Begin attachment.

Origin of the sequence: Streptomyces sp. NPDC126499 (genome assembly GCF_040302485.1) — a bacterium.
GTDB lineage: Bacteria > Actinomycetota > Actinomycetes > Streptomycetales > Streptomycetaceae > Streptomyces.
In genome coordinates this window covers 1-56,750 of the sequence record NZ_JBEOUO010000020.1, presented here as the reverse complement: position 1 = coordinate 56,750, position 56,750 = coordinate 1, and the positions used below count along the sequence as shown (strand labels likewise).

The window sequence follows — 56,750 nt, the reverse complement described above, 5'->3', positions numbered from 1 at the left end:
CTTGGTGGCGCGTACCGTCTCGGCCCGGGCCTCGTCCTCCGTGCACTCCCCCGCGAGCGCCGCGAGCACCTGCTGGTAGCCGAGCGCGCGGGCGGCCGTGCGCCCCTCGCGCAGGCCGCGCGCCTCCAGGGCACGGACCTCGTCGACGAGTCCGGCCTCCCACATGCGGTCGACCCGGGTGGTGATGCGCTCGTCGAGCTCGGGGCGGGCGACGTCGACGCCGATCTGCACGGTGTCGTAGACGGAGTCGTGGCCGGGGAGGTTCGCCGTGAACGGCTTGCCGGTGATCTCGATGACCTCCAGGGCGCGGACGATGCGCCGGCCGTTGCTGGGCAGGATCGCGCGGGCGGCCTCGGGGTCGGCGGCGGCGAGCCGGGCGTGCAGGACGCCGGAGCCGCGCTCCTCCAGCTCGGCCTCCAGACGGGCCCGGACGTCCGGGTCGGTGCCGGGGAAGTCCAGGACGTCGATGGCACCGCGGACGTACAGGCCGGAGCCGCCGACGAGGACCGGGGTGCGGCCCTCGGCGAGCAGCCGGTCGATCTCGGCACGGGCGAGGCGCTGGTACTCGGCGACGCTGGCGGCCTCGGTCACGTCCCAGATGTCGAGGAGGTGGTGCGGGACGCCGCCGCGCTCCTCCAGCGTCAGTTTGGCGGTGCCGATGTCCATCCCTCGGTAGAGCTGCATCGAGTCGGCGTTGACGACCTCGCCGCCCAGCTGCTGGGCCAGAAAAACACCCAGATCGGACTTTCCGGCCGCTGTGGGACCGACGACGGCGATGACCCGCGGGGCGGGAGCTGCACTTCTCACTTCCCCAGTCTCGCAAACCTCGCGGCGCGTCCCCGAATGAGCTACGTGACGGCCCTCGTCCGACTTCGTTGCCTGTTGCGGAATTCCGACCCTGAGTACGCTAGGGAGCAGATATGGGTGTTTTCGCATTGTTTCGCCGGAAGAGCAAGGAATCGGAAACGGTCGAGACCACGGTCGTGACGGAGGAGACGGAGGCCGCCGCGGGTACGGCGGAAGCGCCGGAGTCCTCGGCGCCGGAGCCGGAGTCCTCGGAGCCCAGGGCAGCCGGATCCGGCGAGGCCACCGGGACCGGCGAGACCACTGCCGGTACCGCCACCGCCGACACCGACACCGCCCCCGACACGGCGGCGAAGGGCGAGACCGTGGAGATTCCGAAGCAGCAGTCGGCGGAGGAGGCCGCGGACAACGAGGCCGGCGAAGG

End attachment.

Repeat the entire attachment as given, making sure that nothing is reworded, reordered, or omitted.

Origin of the sequence: Streptomyces sp. NPDC126499 (genome assembly GCF_040302485.1) — a bacterium.
GTDB lineage: Bacteria > Actinomycetota > Actinomycetes > Streptomycetales > Streptomycetaceae > Streptomyces.
In genome coordinates this window covers 1-56,750 of the sequence record NZ_JBEOUO010000020.1, presented here as the reverse complement: position 1 = coordinate 56,750, position 56,750 = coordinate 1, and the positions used below count along the sequence as shown (strand labels likewise).

The window sequence follows — 56,750 nt, the reverse complement described above, 5'->3', positions numbered from 1 at the left end:
CTTGGTGGCGCGTACCGTCTCGGCCCGGGCCTCGTCCTCCGTGCACTCCCCCGCGAGCGCCGCGAGCACCTGCTGGTAGCCGAGCGCGCGGGCGGCCGTGCGCCCCTCGCGCAGGCCGCGCGCCTCCAGGGCACGGACCTCGTCGACGAGTCCGGCCTCCCACATGCGGTCGACCCGGGTGGTGATGCGCTCGTCGAGCTCGGGGCGGGCGACGTCGACGCCGATCTGCACGGTGTCGTAGACGGAGTCGTGGCCGGGGAGGTTCGCCGTGAACGGCTTGCCGGTGATCTCGATGACCTCCAGGGCGCGGACGATGCGCCGGCCGTTGCTGGGCAGGATCGCGCGGGCGGCCTCGGGGTCGGCGGCGGCGAGCCGGGCGTGCAGGACGCCGGAGCCGCGCTCCTCCAGCTCGGCCTCCAGACGGGCCCGGACGTCCGGGTCGGTGCCGGGGAAGTCCAGGACGTCGATGGCACCGCGGACGTACAGGCCGGAGCCGCCGACGAGGACCGGGGTGCGGCCCTCGGCGAGCAGCCGGTCGATCTCGGCACGGGCGAGGCGCTGGTACTCGGCGACGCTGGCGGCCTCGGTCACGTCCCAGATGTCGAGGAGGTGGTGCGGGACGCCGCCGCGCTCCTCCAGCGTCAGTTTGGCGGTGCCGATGTCCATCCCTCGGTAGAGCTGCATCGAGTCGGCGTTGACGACCTCGCCGCCCAGCTGCTGGGCCAGAAAAACACCCAGATCGGACTTTCCGGCCGCTGTGGGACCGACGACGGCGATGACCCGCGGGGCGGGAGCTGCACTTCTCACTTCCCCAGTCTCGCAAACCTCGCGGCGCGTCCCCGAATGAGCTACGTGACGGCCCTCGTCCGACTTCGTTGCCTGTTGCGGAATTCCGACCCTGAGTACGCTAGGGAGCAGATATGGGTGTTTTCGCATTGTTTCGCCGGAAGAGCAAGGAATCGGAAACGGTCGAGACCACGGTCGTGACGGAGGAGACGGAGGCCGCCGCGGGTACGGCGGAAGCGCCGGAGTCCTCGGCGCCGGAGCCGGAGTCCTCGGAGCCCAGGGCAGCCGGATCCGGCGAGGCCACCGGGACCGGCGAGACCACTGCCGGTACCGCCACCGCCGACACCGACACCGCCCCCGACACGGCGGCGAAGGGCGAGACCGTGGAGATTCCGAAGCAGCAGTCGGCGGAGGAGGCCGCGGACAACGAGGCCGGCGAAGG